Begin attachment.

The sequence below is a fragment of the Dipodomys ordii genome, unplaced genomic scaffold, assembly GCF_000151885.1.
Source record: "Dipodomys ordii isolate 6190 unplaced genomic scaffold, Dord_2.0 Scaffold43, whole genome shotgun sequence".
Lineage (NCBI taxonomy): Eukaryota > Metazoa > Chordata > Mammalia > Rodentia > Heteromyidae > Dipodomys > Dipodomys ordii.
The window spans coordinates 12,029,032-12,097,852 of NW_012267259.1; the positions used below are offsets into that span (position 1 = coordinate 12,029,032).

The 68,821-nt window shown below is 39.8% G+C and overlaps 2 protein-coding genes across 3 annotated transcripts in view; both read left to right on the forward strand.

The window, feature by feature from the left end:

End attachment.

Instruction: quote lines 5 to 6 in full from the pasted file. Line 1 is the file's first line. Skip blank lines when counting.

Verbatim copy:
The 68,821-nt window shown below is 39.8% G+C and overlaps 2 protein-coding genes across 3 annotated transcripts in view; both read left to right on the forward strand.

The window, feature by feature from the left end: